The interiors are still inspired by Speke Hall, however, and the castle still remains very much based on Skipton, so I thought I would post some more photos of its remarkably intact interior. These are the sorts of spaces Lady Ellen would have been reclaiming as living space, now that the old castle is actually the more fashionable, romantic space.

I adore this courtyard. It feels cool and pristine, now, but I imagine when the castle was in its heyday, it was bustling with people, and possibly animals.

The great hall is rather spartan compared to that at Speke Hall, below.

Speke Hall's great hall, with a quite epic fireplace.

One of the rooms in Skipton Castle.

As the room above shows, it would have been quite a task to convert over the rooms of the castle to livable spaces, which is presumably why Lady Ellen did not begin on this project earlier. The stone walls would need to be plastered, and more Georgian-style windows cut into the openings (this one is slightly larger than some of the others in the castle, but still not good for much beyond arrows or perhaps dropping boiling oil on someone).

In her observation of the room, Georgiana comments on the fireplace, and this is one thing Lady Ellen did not change. I think of Lady Ellen as having excellent taste; she decorated as we would today, adding some mod-cons, but still letting some of the character of the room's age show through. This medieval fireplace would have been designed for burning wood, while Georgian era fires were generally coal, burned in a little grate like the one shown from Saltram, below.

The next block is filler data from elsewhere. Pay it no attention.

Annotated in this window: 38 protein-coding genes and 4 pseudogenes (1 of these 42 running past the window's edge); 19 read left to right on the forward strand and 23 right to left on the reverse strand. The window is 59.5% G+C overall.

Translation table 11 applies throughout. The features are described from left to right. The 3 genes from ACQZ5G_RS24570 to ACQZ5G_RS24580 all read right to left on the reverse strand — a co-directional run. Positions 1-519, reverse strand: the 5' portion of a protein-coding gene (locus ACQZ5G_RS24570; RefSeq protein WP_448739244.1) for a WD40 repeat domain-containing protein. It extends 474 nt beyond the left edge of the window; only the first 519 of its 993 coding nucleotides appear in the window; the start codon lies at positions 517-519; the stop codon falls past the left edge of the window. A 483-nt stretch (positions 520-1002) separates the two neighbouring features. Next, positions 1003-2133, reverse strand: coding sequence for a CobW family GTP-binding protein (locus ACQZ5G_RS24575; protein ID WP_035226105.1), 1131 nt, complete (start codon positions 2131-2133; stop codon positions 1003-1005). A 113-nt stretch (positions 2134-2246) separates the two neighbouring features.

One of the fireplaces at Saltram.

Just looking at these three fireplaces, you can see a real evolution in interior design across the eras that Skipton, Speke, and Saltram represent. From medieval practicality to Tudor and Jacobean ostentation to Georgian refinement, they show the struggle Lady Ellen is up against in attempting to update Stradbroke, when Saltram's beautiful delicacy is the ideal she is attempting to meet.

There is hope, however. In the updated drawing room from Speke Hall that I showed in part 1, you can see a very fine Georgian fireplace!

The drawing room at Speke Hall.

Tuesday, May 3, 2016

When characters attack

The nice thing about A Change of Legacies finally being published is that now I can blog about things I've been wanting to blog about for some time. So be warned: this will be a spoiler-full zone for at least a few posts...